The union representing New York City Opera's chorus assumes it will be locked out by the troubled company if a labor agreement isn't reached by the scheduled start of rehearsals on Monday.
Alan Gordon, national executive director of the American Guild of Musical Artists, said Friday that it's possible a deal could be reached that would avoid a work stoppage but that the unions could decide to end talks Saturday.
AGMA, the orchestra union and the company have been meeting with a federal mediator. The city opera announced in May that it was leaving Lincoln Center for the Performing Arts, its home since 1966, to perform at several venues. Its first opera of the season, Verdi's "La Traviata," is scheduled to open at the Brooklyn Academy of Music on Feb. 12.
AGMA and Local 802 of the American Federation of Musicians, which represents the orchestra, have been without a contract since the spring.
"NYCO has indicated to the mediator that it has more money to offer in severance pay and more health insurance for both choristers who continue to work and those who would rather sever their ties with City Opera," Gordon said.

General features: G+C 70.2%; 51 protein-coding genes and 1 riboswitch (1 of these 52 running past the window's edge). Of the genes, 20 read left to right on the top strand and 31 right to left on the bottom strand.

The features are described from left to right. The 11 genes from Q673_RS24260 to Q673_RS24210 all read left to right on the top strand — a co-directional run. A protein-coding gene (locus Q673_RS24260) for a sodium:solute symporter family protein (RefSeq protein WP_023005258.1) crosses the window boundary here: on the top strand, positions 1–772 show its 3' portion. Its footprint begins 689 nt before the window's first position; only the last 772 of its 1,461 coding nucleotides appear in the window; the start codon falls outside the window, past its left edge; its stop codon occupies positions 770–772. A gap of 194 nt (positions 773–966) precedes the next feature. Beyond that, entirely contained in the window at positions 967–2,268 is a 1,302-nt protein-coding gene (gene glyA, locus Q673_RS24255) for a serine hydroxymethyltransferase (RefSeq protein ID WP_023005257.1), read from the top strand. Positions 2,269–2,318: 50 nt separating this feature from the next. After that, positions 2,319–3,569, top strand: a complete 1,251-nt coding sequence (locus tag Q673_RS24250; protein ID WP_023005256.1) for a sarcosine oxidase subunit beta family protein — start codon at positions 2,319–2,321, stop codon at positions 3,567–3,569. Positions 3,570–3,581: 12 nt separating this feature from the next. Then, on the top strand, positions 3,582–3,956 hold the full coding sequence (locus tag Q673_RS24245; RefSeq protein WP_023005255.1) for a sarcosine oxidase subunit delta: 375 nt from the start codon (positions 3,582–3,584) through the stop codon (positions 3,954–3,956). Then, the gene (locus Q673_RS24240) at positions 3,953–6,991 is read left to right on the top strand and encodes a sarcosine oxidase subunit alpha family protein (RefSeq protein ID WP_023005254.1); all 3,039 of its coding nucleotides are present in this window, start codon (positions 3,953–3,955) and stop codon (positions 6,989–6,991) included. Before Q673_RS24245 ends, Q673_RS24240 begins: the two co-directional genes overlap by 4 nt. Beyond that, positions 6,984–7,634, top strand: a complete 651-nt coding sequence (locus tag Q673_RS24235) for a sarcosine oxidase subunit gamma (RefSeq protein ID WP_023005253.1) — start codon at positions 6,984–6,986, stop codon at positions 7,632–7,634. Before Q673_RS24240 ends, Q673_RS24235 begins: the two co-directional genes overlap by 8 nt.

"Assuming that this turns out to be true, and assuming that NYCO can likewise meaningfully address the other key AGMA and the key 802 issues, it's conceivable that a tentative deal could be reached," he added. "Given NYCO's history, there's no compelling reason to believe that it will actually come to pass. If no deal is apparent by 6 p.m., the unions will stop negotiating and, I assume, that NYCO will lock out AGMA members on Monday."
New York City Opera spokeswoman Risa Heller declined to respond to Gordon's comments.
"We are meeting to work on reaching a deal and will continue to respect the requested press blackout," she said.
‘Israel Heading To Nepal To Learn From The Earthquake How To Kill Better’– Yes, Someone Said This | Matt Vespa
Rioters And Looters Belong In Jail, In The Morgue Or On The Business End Of A Nightstick | John Hawkins